Then you have depressed pricing for the labor of people who earned a degree.

The cynic in me wonders if that was the intent from the very beginning: Create a narrative that "everyone needs to go to college", create loan programs so that just about anyone can go (and rack up massive debt in the process), then sit back and watch as the value of having a college degree, and the wages of workers with degrees, both decline. At the very least, that is surely not a disappointing outcome for wealthy business owners, CEOs, etc.

A cynic might also wonder if that is the intention of all of the recent "everyone needs to learn how to code" initiatives, too.

Comment misleading headline (Score 1) 131

In case it was not clear to everyone reading TFS, "GPS Always Overstimates Distances" is incorrect. The point of TFA is that, on average, distances are overestimated. GPS distance estimates are subject to random error, and the random error is biased. So more often than not, the estimate will be too large, but not "always". A better headline would have been, "GPS Usually Overestimates Distances". Less sensational, but more accurate.

Comment conflict != being a jerk (Score 1, Informative) 93

As others have pointed out here before, constructive conflict/disagreement in the workplace does not require acting like an asshole. If you read any of Sarah Sharp's comments on this matter, it is very clear that she had no problem at all with technical criticism or disagreement. Her problem was with unproductive and demeaning personal attacks. The summary seems to just lump all of this together, suggesting that Linus telling people that they are worthless and should kill themselves is an example of productively harnessing "conflict in the workplace".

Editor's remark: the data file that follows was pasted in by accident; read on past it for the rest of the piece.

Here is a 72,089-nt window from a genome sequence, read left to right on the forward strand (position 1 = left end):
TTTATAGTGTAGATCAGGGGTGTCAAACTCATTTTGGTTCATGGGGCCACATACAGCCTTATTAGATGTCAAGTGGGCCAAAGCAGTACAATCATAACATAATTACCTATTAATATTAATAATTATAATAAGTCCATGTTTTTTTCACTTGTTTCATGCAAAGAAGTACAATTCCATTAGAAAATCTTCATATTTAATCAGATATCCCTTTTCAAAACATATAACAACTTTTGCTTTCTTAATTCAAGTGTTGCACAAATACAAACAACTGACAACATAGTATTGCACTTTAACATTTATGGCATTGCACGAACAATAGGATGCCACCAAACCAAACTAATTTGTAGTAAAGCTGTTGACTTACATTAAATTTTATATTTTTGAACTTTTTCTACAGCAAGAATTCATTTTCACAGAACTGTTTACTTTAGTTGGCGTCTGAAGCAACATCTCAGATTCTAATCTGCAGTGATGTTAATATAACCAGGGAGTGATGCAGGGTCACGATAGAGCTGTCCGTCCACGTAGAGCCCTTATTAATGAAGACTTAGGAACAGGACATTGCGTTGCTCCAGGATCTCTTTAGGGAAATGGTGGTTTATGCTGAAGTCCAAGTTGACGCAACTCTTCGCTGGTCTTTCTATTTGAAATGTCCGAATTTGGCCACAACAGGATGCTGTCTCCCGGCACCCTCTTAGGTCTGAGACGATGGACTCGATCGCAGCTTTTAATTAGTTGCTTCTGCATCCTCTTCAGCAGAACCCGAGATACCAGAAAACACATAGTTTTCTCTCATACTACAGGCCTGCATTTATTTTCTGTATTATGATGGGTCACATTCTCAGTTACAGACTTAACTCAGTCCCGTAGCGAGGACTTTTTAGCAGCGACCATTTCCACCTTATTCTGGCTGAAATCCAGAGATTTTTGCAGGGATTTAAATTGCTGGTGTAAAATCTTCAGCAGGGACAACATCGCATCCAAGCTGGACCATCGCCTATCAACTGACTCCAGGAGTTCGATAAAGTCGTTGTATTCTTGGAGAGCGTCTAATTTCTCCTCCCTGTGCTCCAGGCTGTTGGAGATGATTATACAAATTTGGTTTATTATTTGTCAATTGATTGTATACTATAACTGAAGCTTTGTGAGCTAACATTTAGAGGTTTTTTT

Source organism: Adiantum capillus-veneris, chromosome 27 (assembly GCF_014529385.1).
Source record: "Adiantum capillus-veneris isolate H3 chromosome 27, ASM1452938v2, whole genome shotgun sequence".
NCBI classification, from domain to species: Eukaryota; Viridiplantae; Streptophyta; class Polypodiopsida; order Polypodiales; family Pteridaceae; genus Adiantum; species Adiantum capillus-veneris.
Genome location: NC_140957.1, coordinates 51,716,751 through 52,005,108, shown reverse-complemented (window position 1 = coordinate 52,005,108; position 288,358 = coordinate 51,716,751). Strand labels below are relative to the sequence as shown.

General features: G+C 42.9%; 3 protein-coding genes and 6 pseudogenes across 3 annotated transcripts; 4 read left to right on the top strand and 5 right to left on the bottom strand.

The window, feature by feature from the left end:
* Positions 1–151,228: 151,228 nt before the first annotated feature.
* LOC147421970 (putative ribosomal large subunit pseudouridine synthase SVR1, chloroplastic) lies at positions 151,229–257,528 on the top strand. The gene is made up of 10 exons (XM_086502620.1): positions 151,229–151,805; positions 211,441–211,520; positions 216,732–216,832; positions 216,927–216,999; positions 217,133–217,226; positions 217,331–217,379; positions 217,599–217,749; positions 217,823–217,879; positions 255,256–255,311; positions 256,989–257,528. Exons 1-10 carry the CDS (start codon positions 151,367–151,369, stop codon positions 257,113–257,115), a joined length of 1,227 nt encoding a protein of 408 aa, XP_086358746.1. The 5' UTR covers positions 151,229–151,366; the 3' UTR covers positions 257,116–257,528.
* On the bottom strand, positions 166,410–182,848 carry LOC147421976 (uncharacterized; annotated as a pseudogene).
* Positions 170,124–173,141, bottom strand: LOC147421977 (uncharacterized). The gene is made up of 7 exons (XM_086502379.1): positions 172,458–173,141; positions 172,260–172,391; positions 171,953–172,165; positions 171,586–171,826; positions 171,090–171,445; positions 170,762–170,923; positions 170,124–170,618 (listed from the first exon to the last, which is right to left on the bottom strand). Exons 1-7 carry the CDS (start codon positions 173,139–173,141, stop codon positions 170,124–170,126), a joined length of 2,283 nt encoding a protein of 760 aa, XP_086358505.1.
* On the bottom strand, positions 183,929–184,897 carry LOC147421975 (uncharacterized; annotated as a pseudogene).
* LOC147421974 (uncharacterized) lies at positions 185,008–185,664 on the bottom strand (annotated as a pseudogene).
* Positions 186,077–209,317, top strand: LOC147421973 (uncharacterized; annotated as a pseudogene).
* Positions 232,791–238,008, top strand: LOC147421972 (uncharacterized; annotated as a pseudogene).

Also, from the summary: "...Linus can get away with being somewhat prickly because he's a genius." Perhaps, but it could also be because he's in charge and has more power than anyone else on the project. There are plenty of really smart people who work on the Linux kernel, but most of them probably couldn't get away with the same kind of behavior because of their position in the power hierarchy. This further emphasizes why public, personal insults directed at subordinates are decidedly not an example of "harnessing workplace conflict" for productive ends.

Comment Re:Unconvincing about qualitative differences (Score 2) 120

There's plenty of material in the rest of the article that is even less convincing. Consider this:

"...the American Midwest is an agricultural breadbasket, not a large swamp, because railroads provided the link between that farming region and the demand of the East Coast..."

Does the author actually think the midwest was "a large swamp" prior to the arrival of settlers and the conversion to agriculture? Because it most certainly was not, unless the author thinks grasslands, savannas, and deciduous forests are the same thing as "a large swamp".

TFA was filled with sweeping generalizations like this, and mostly failed to substantiate any of them with references or other evidence. I imagine that this "large swamp" example wasn't the only case of pure BS.

"People should have access to the data which you have about them. There should be a process for them to challenge any inaccuracies." -- Arthur Miller